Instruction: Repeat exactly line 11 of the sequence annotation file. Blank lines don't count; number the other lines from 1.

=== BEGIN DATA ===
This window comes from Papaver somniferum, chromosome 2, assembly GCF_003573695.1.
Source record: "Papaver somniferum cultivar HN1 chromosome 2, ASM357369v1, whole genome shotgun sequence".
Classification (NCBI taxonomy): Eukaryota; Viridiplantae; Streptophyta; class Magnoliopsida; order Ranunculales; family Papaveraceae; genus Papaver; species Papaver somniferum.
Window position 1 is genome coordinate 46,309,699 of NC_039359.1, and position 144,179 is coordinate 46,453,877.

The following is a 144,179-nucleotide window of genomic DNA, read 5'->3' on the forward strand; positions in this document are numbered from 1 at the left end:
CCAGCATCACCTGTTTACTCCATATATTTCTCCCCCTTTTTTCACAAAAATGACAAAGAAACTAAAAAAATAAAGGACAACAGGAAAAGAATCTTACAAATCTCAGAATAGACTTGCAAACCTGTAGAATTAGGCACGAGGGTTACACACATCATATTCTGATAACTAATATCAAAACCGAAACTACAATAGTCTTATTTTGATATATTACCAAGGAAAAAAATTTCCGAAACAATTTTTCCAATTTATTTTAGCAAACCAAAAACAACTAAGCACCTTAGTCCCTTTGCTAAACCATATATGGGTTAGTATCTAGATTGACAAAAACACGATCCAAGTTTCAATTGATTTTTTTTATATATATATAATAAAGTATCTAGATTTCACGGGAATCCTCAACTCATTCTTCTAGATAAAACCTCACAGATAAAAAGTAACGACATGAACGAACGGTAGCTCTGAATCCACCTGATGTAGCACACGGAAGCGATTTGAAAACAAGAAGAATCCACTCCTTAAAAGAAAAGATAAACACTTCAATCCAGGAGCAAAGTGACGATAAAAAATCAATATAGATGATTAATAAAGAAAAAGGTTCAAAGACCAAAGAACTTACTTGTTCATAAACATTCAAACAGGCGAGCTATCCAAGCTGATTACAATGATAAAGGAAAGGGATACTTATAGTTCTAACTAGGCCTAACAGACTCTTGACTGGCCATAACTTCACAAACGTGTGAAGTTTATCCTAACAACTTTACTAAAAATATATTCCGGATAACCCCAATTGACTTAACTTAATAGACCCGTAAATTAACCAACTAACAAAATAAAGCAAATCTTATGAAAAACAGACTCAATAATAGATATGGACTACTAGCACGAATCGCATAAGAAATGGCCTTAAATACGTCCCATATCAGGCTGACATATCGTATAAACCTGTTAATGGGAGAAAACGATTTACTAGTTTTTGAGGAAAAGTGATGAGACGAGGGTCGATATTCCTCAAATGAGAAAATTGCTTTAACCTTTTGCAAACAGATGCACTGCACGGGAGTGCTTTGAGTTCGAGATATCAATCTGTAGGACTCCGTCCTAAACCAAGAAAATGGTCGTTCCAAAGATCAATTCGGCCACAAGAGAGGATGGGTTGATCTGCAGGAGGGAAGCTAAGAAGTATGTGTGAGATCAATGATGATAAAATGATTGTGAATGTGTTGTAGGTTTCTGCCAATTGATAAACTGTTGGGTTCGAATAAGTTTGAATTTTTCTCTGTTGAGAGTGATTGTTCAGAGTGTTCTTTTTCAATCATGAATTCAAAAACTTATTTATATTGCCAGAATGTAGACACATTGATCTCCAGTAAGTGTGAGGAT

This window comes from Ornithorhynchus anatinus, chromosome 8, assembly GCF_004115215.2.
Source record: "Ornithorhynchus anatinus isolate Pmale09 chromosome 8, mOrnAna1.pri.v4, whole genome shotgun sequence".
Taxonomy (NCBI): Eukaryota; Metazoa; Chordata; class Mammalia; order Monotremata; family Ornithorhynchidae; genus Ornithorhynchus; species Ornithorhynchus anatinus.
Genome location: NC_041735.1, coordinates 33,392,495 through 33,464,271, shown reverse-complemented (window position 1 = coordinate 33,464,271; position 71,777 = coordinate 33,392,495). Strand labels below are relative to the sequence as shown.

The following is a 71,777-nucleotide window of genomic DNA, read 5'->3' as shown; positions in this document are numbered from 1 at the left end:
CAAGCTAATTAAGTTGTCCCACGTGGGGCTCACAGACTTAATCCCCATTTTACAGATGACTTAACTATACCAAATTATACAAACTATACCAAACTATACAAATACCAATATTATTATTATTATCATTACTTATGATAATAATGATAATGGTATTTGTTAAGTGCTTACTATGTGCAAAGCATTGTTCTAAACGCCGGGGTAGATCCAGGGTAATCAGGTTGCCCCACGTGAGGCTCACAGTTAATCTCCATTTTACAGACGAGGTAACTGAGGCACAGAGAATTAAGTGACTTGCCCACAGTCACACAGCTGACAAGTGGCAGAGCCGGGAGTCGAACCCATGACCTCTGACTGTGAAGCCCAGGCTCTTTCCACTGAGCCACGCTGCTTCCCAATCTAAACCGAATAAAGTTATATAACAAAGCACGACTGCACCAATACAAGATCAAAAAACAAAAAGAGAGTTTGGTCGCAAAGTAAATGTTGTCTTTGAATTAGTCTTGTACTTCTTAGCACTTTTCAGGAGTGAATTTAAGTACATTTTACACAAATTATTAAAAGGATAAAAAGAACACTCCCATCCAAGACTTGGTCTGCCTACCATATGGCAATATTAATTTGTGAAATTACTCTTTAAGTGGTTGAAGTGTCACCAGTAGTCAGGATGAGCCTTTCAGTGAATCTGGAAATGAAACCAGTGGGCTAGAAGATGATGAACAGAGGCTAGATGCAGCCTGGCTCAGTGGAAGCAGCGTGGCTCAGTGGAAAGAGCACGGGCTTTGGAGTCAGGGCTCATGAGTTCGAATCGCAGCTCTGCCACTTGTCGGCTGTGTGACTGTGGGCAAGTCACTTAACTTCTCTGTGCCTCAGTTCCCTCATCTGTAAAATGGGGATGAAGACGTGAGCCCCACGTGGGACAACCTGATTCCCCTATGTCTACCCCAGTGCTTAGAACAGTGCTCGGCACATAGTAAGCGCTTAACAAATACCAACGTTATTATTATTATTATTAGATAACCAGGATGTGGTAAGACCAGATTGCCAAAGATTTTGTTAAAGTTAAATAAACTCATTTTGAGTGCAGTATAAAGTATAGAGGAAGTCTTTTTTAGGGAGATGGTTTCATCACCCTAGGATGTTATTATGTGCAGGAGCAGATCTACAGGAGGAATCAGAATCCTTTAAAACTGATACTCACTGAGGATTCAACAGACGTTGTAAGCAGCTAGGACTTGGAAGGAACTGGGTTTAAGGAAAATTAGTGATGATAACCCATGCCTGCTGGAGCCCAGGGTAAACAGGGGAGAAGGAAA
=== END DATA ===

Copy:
The following is a 71,777-nucleotide window of genomic DNA, read 5'->3' as shown; positions in this document are numbered from 1 at the left end: